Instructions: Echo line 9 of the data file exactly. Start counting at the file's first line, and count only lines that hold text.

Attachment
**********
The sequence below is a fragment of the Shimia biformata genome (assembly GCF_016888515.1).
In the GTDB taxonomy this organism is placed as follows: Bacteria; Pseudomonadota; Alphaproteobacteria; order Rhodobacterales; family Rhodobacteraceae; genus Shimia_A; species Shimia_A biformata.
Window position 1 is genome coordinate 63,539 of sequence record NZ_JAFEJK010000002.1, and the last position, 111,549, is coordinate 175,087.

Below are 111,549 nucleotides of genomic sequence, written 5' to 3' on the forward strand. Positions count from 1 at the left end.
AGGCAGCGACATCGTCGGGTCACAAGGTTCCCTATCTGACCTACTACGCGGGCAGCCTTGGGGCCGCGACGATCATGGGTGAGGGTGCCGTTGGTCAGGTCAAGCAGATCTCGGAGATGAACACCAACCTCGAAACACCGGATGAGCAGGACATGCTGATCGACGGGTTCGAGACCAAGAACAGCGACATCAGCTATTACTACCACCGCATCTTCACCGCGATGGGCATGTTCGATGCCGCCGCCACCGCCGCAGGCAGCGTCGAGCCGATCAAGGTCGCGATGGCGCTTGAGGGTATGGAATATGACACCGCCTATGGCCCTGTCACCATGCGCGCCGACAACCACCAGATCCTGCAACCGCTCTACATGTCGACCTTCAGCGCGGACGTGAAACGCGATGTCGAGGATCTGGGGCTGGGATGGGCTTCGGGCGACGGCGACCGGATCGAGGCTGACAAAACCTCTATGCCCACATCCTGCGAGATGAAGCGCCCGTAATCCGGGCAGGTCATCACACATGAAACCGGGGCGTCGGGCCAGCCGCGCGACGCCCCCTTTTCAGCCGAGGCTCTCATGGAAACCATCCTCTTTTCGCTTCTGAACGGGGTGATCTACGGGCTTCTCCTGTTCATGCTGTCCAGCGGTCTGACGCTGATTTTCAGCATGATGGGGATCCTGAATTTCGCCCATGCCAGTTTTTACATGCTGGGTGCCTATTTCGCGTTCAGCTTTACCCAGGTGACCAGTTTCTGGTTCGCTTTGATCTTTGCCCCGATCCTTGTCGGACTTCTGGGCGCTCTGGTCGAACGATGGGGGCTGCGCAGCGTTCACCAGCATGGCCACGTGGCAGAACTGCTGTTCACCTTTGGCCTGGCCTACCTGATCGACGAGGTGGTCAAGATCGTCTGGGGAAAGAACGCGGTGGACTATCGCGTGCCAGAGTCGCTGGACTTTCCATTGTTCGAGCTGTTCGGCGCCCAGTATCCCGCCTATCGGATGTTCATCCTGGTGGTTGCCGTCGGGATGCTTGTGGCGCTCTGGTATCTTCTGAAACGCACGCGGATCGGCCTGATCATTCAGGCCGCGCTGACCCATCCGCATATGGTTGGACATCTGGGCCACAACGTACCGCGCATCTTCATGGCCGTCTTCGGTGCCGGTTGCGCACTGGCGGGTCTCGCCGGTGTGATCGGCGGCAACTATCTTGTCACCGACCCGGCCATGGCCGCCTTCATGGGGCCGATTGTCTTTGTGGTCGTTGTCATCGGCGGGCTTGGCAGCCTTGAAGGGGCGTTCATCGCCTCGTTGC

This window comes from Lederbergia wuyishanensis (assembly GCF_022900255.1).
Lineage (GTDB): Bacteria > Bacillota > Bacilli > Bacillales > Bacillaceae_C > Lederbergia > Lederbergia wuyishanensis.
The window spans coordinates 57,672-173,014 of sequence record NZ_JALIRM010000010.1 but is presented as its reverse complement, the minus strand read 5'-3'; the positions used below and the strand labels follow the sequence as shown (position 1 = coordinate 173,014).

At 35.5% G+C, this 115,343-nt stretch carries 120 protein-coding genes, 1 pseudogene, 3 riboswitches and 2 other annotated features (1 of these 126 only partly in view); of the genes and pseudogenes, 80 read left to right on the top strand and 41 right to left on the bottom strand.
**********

At 35.5% G+C, this 115,343-nt stretch carries 120 protein-coding genes, 1 pseudogene, 3 riboswitches and 2 other annotated features (1 of these 126 only partly in view); of the genes and pseudogenes, 80 read left to right on the top strand and 41 right to left on the bottom strand.